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Cortical Thickness Changes in Autism Spectrum Disorders Associated with Age and Social Cognitive Behaviours

Friday, 3 May 2013: 09:00-13:00
Banquet Hall (Kursaal Centre)
K. A. R. Doyle-Thomas1, N. E. Foster2, A. Tryfon2, T. Ouimet3, K. L. Hyde4, A. C. Evans5, L. Zwaigenbaum6, E. Anagnostou7 and .. NeuroDevNet ASD Imaging Group8, (1)Bloorview Research Institute, Toronto, ON, Canada, (2)McGill University, Montreal, QC, Canada, (3)Montreal Children's Hospital Research Institute, Montreal, QC, Canada, (4)Montreal Neurological Institute, McGill University, Montréal, QC, Canada, (5)Montreal Neurological Institute, McGill University, Montreal, QC, Canada, (6)Glenrose Rehabilitation Hospital, University of Alberta, Edmonton, AB, Canada, (7)University of Toronto, Toronto, ON, Canada, (8), Vancouver, BC, Canada
Background: There is considerable evidence of atypical brain volume development in individuals with Autism Spectrum Disorders (ASD).  However, little is known about how maturational changes in aspects of cortical morphology, such as cortical thickness contribute to these atypicalities, and how changes relate to diagnostic features of ASD, such as social impairment.

Objectives:  We examined (1) developmental changes in cortical thickness in ASD individuals and typically developing controls, (2) the relation between cortical thickness and Reading the Mind in the Eyes scores between groups, and (3) in the ASD group, the relation between cortical thickness and social scores on the Autism Diagnostic Interview-Revised (ADI-R).

Methods:  Structural Magnetic Resonance Imaging (MRI) scans were obtained from 64 participants, between the ages of 7-17 years. Groups had significantly different IQ scores (ASD: 96.69 ± 17.89 and TD: 115.87 ± 9.58, p<0.05). Based on available data, we included the following number of participants in each analysis: aim (1) 28 ASD and 36 controls, aim (2) 27 ASD and 30 controls and aim (3) 12 ASD. These preliminary analyses were carried out using general linear models, controlling for sex in all analyses, and additionally controlling for age in aims 2 and 3.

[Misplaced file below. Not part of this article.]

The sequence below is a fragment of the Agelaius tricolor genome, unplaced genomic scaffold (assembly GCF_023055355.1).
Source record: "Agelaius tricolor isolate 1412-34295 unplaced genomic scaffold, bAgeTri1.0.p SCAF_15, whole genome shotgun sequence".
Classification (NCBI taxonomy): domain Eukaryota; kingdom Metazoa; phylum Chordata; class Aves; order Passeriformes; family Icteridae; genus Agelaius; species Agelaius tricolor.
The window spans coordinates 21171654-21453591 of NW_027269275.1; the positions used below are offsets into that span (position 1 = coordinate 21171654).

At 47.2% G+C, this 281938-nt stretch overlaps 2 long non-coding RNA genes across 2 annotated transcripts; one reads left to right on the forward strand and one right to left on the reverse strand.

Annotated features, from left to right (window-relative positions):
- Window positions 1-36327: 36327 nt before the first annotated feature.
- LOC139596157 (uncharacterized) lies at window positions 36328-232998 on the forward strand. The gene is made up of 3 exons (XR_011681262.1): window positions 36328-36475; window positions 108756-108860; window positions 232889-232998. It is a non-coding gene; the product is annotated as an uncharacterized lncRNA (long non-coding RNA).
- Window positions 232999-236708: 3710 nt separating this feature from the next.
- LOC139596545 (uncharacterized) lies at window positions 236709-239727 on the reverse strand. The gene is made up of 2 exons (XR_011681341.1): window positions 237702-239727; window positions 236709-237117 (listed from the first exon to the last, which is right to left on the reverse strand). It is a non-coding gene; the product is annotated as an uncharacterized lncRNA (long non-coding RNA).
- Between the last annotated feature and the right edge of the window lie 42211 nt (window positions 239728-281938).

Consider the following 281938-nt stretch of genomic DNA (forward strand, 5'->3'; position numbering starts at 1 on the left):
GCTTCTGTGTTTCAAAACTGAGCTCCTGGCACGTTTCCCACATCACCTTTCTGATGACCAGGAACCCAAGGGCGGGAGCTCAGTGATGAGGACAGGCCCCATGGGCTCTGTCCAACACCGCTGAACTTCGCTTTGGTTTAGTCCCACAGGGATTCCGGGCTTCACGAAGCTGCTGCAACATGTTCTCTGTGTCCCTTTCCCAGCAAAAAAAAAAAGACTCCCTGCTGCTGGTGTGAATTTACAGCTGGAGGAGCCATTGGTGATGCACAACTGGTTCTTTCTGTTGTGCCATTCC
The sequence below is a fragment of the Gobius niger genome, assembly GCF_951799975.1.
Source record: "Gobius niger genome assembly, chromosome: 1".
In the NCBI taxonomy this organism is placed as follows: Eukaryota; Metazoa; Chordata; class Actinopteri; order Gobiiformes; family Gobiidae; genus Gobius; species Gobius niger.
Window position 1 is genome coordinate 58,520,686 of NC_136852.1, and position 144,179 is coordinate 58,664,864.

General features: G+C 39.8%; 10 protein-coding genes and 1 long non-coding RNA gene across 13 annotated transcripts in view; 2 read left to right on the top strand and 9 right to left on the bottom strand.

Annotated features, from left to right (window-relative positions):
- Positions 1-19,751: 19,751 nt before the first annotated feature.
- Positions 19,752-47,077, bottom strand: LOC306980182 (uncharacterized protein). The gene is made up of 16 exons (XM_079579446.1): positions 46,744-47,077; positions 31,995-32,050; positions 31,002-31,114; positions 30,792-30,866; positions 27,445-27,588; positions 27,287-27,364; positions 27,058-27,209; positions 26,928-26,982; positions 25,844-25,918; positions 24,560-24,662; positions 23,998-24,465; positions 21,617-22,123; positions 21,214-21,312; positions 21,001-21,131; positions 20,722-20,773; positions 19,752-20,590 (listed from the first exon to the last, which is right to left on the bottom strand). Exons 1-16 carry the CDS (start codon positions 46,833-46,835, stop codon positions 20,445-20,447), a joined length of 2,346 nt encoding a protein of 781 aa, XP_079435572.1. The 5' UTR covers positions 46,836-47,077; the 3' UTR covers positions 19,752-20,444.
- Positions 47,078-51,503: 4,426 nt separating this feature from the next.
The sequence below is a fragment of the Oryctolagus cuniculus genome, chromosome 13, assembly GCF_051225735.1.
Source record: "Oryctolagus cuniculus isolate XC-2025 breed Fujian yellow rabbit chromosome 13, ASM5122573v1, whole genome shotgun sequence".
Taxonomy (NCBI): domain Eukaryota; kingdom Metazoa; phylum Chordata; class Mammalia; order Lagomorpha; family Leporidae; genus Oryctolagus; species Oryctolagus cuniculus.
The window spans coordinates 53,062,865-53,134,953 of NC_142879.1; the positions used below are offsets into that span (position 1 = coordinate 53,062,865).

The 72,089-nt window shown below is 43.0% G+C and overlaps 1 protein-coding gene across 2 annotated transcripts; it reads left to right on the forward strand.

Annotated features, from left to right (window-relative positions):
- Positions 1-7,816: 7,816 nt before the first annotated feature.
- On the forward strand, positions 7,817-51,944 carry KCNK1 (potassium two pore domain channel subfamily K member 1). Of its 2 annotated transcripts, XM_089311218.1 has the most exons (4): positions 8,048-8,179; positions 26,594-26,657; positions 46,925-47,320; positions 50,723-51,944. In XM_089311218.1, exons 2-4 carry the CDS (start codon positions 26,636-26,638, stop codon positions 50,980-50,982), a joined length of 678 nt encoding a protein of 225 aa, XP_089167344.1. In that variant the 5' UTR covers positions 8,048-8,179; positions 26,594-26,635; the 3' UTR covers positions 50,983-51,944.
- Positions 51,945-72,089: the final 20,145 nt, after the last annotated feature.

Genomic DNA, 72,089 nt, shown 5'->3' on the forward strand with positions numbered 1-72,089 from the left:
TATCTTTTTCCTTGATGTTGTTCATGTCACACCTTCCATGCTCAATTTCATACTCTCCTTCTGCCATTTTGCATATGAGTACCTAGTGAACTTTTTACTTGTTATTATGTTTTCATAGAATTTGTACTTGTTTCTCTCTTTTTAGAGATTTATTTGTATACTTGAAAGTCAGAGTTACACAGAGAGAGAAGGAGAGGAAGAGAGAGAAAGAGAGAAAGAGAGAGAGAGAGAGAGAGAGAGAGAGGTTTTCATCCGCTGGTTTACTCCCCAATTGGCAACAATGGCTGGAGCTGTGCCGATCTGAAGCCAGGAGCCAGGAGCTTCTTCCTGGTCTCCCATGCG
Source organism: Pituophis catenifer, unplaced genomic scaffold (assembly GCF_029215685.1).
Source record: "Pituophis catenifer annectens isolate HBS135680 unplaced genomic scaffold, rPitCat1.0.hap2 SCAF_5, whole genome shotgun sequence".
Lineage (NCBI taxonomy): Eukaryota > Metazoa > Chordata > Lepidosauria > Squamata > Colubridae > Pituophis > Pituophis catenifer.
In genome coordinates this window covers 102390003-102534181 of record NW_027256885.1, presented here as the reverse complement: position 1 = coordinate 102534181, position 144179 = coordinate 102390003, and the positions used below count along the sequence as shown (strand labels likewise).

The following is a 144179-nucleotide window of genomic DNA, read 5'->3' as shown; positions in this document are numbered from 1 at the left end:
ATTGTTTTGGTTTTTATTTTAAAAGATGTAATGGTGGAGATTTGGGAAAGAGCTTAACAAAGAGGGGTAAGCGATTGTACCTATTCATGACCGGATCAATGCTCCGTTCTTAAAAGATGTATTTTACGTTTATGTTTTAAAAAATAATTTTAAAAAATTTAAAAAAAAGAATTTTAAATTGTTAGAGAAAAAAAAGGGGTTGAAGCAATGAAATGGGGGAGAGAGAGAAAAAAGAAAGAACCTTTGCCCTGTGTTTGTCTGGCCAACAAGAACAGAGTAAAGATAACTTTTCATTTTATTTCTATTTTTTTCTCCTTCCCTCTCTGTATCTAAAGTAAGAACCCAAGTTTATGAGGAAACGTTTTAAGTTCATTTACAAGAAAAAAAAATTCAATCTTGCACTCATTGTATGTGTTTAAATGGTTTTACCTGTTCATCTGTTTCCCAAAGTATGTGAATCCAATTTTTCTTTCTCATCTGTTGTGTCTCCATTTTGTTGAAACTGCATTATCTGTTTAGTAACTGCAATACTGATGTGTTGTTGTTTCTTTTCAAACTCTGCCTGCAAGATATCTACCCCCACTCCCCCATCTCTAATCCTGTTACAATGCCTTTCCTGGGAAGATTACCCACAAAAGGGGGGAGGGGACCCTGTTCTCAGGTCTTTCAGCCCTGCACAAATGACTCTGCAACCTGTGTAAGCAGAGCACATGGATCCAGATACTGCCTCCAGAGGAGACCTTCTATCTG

Results:  Age-related, cortical thickness differences between groups were observed in middle, medial and superior frontal regions, as well as the precuneus and cuneus.   An interaction between thickness and Reading the Mind in the Eyes scores were found in frontal regions (middle, cingulate), parietal regions (precuneus, postcentral) and an inferior temporal region. Lastly, an association was observed between thickness and symptomatology, with poorer social scores on the ADI-R being associated with thicker cortices in the middle and medial frontal gyri.

Conclusions:  These results show several examples of cortical thickness atypicalities and how it may contribute to social impairments.  Age-related thickness differences in frontal brain regions may contribute to known developmental brain volume atypicalities in ASD. Similarly, the relation between thickness changes in the middle and medial frontal gyri, as well as the fusiform gyrus, and atypical social behaviour is consistent with activation differences in these regions during social emotion tasks. Thus, the findings of the present study suggest that cortical thickness atypicalities are present in ASD and relate to social impairments in ASD.

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